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Here's why you couldn't access YouTube on Sunday

In a new blog post, Google has apologized for its cloud outage last weekend, and explained what happened.

Published onJune 4, 2019

Google app icons on a smartphone display

Google has opened up about why some of its services went down in the U.S. on Sunday. Affected users were temporarily unable to access Google products like YouTube, Gmail, and Google Drive, or could do so only in a limited capacity.

In a post on the Google Cloud blog on Monday, Google apologized for the foul-up, stating: “It’s our mission to make Google’s services available to everyone around the world, and when we fall short of that goal — as we did yesterday — we take it very seriously.”

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The company also outlined the reason for the mishap. Google said it had intended to make a configuration change to a small number of servers in one location, but that this change was accidentally applied to many more servers in more regions. Those servers then had their network capacity reduced by more than half; the resulting overload and congestion is what caused the connectivity issues for users.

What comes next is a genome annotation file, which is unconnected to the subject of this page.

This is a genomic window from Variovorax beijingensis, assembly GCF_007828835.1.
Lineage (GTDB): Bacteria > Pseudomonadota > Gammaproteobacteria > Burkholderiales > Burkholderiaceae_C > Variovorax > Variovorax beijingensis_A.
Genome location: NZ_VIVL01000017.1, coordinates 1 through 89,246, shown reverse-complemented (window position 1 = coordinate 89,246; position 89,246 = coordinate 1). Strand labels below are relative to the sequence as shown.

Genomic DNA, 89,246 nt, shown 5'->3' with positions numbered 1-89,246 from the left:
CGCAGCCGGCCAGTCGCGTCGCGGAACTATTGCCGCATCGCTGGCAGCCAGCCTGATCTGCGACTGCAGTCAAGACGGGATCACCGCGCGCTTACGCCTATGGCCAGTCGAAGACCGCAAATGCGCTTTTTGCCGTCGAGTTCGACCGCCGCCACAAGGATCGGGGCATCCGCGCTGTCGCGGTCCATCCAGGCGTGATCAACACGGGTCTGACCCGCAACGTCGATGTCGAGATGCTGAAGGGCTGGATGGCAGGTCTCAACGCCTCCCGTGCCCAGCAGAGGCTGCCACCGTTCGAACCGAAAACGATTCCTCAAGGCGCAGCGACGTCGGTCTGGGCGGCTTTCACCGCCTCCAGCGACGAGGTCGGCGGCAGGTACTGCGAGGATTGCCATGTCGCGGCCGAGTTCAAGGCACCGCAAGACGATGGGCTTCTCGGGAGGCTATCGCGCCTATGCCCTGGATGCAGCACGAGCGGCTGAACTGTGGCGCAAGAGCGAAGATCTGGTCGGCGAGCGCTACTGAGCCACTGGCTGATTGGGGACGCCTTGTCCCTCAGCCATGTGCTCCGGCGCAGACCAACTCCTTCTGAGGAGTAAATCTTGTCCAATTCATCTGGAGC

Google said its engineering teams are now “conducting a thorough post-mortem to ensure we understand all the contributing factors to both the network capacity loss and the slow restoration.”

Is the outage a big deal?

Google’s services do go down from time-to-time — core products also went offline for some hours back in October last year. Judging by Google’s cloud status dashboard, this recent problem lasted for around four and a half hours.

In the grand scheme of things, these are minor hiccups — I’ve been using Gmail for about eight years now and can’t remember ever experiencing such an issue first-hand. But to folks waiting on an important message, or those who need to access a critical document in their Drive folder, it can be an agonizing wait for normal service to resume.

Thankfully, Google seems to appreciate how importance its cloud infrastructure is, and I suspect such errors will remain an infrequent occurrence.

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